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in her own words
Debby studied computer science at Stanford, becoming a software engineer and soon an engineering leader at progressively larger organizations. She has become the person to call if you want to significantly or urgently raise the bar on your engineering organization. Debby specializes in going into startups that have a promising business opportunity when either their engineering needs to scale to the next level or is, for various reasons, struggling to effectively execute and deliver products to market. Often, Debby arrives to find some frustrated leaders and unhappy engineers, with eroding trust on both sides, running with feature teams and roadmaps. She must earn the trust of these talented professionals, engage them, and transform the organization into effective, scalable product teams. Debby in her own words:
I love helping companies develop and scale their engineering and product organizations. Every company is different, and I begin by talking to people from all across the organization, and listening to what they have to say, and what people think I might be able to do to improve the situation. Also, it’s important that I observe interactions in organizational meetings as well as the systems and artifacts of those to understand the company’s unique people dynamics and process challenges. After this “intake period”, I generally find the same four fundamental and critical things I need to focus on.
The Example Starts at the Top
There are likely some serious issues coming from the top. It’s important that I understand and address those, otherwise it’s very possible any changes will be less impactful or temporary. Many startup founders or CEOs have never worked with strong engineering organizations, and it’s not uncommon to find leaders with fundamental misunderstandings about the role of technology, and the necessary contribution of engineers as a partner to product management and product design. Further, I find that many founders and CEOs are unaware of the role they play in the challenges and success of the engineering organization. So, education must happen there.
Focus and Strategy
Building and scaling a successful company is really hard, and every company has far more work they want to do, than people to do the work. So focus is essential, and product strategy is what lets us get the most out of the resources and people we have. Despite best intentions, upon close examination, often organizations that are scaling quickly or currently struggling have no real focus or no real product strategy. Trying to do too many things at once will damage even the best engineering organizations. In many cases, my arrival is the event the company needs to reestablish what focus really means. I can’t usually make the choices for them, but I can insist that the leaders make the hard choices that are necessary.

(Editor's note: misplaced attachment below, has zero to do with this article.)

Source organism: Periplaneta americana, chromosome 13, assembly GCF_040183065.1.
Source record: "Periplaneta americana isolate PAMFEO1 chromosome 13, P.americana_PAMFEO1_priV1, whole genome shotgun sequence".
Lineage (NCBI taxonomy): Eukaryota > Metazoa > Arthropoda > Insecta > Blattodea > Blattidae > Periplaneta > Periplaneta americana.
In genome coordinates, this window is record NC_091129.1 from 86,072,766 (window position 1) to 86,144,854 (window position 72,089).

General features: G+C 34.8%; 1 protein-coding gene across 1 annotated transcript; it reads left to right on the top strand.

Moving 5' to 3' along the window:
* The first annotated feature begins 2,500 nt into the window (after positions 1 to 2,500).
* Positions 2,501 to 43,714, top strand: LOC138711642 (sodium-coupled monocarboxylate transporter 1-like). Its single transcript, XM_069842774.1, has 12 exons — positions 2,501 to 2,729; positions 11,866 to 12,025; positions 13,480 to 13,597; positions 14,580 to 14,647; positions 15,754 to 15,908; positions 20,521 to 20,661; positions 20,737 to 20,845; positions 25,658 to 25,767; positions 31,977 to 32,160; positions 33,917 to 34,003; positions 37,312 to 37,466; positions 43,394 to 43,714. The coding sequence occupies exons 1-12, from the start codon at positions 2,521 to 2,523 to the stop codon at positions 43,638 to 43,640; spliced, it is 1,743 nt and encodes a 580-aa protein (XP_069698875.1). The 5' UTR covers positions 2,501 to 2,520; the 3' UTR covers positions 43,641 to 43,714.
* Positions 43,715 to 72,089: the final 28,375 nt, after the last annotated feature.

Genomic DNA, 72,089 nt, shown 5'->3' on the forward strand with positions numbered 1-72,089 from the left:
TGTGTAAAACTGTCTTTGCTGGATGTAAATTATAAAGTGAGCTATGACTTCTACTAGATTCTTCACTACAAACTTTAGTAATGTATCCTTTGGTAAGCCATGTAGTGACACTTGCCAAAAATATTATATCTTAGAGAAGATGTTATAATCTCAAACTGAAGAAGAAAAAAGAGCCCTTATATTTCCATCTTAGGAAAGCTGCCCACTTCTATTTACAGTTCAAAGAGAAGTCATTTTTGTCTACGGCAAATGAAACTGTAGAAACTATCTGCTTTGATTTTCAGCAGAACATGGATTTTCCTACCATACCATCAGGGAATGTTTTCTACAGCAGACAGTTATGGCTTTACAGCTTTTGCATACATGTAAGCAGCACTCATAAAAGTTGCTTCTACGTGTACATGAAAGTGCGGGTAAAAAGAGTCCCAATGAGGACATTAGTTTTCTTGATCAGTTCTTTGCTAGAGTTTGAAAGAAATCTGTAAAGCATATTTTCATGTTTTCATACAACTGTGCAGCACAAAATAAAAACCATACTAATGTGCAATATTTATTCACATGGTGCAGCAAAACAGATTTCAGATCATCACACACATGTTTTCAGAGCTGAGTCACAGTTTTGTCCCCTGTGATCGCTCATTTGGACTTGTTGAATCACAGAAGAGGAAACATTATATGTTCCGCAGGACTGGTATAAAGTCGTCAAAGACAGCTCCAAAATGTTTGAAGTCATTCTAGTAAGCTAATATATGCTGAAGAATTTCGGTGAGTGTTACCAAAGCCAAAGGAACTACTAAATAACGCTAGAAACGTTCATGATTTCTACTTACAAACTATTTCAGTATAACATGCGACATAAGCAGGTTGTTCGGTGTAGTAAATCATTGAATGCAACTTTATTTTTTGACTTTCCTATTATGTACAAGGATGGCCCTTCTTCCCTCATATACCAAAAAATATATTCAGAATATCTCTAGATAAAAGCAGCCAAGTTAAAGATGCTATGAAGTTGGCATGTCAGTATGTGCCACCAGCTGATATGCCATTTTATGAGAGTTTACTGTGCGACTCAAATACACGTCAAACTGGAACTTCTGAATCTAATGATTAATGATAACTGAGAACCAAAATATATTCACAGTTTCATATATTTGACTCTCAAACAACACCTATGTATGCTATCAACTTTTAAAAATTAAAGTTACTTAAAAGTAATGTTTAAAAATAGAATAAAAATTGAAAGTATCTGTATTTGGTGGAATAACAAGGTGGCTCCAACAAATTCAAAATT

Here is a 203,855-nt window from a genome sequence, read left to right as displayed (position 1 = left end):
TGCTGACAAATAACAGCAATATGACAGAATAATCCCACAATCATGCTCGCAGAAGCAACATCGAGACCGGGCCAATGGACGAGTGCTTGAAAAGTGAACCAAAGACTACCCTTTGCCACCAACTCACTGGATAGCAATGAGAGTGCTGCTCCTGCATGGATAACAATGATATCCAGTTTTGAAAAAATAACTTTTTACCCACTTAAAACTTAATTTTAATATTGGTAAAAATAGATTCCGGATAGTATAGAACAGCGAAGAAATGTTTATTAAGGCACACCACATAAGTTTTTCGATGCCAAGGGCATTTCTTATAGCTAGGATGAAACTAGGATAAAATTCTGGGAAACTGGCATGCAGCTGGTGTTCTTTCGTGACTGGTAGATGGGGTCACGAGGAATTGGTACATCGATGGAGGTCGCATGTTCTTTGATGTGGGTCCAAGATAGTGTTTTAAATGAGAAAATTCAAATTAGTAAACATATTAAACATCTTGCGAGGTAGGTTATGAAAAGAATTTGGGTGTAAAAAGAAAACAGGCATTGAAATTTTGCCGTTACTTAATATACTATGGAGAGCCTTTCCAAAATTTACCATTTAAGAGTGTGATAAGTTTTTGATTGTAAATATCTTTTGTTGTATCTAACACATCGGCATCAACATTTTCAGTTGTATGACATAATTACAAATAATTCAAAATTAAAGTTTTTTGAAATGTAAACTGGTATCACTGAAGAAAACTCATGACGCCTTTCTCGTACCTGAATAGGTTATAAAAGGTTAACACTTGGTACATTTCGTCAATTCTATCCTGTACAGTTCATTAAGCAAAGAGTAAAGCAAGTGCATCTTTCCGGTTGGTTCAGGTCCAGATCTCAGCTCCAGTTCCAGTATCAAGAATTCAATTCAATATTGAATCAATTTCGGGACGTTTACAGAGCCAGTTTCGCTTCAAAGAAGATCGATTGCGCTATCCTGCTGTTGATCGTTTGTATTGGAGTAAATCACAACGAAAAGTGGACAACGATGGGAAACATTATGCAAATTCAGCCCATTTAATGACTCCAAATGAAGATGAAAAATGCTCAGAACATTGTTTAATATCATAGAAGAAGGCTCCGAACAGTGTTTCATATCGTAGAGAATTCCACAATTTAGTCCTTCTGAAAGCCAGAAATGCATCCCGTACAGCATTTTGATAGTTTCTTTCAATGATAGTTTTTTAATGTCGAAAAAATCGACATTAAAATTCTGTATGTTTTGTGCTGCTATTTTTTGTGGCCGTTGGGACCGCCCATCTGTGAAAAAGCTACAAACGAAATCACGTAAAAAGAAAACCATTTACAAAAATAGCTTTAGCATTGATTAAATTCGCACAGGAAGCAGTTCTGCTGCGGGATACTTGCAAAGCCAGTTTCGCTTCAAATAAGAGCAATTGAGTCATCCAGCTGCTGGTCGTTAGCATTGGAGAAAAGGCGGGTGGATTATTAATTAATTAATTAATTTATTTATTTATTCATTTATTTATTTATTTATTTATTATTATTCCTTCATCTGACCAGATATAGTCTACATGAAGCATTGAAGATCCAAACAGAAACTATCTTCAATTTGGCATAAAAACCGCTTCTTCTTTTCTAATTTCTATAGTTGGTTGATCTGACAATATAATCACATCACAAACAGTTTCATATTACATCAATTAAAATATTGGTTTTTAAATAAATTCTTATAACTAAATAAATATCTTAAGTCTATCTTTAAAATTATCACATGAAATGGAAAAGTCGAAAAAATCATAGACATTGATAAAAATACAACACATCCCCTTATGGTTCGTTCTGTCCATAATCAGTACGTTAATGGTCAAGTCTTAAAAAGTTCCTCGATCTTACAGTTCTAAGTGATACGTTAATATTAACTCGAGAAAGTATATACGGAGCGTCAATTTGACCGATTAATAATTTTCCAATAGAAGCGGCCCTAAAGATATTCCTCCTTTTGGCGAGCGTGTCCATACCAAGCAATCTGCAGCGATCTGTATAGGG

People are the heart and sole of any company, And, trust can enable those people, working together effectively, to create and achieve far more than they ever imagined individually. This is the magic of successful companies. In the very best product teams, engineering’s unique value is consistently innovating with technology to deliver winning products. When an engineering organization is not perceived as able to deliver, there will be trust issues. The executives don’t trust the engineering organization, and the engineers don’t trust the executives. Lack of trust causes all kinds of bad behaviors and morale issues, on all sides, and usually results in a downward spiral. It’s essential to have healthy ongoing trust. Reestablishing and maintaining trust requires work — including focus and strategy — at every level of the organization, starting from the top but also from the engineers. This leads to the next point.
Deliver on Promises
I need to work with the engineers to understand that when they make a promise or commitment, it is important they deliver on that promise. There are “why,” “when,” and “how” components here that the overall organization needs to understand and support. This involves coaching the executives to be smart about when they really need a date, and coaching the engineers on how to assess the work and take the obligation to deliver very seriously. There are two aspects to this: First, we need to replace unreliable estimation games they’re currently playing to try to predict dates with some rigor — thoroughly assessing what’s involved to get something working and delivered. I am a big believer in “crawl, walk, run.” That may mean building feasibility prototypes, or it may mean having some engineers take time to learn or flesh something out. Whatever the approach, they need to be able to reasonably predict dates — when those dates are truly needed — with high confidence. Second, once the engineers have made this commitment, they need to take this commitment very seriously and deliver. This “do what you say you’re going to do” mentality is hopefully true for each person and team within a company. Regardless, engineering needs to become known for following through on its commitments.
There’s no question that scaling an engineering organization is not a trivial undertaking. However, the good news is that there are many examples today where this forward motion and successful transformation have occurred, and organizations are able to deliver with pride the products their companies and their customers depend on.
Content source: debbymeredith.com and EMPOWERED by Marty Cagan and Chris Jones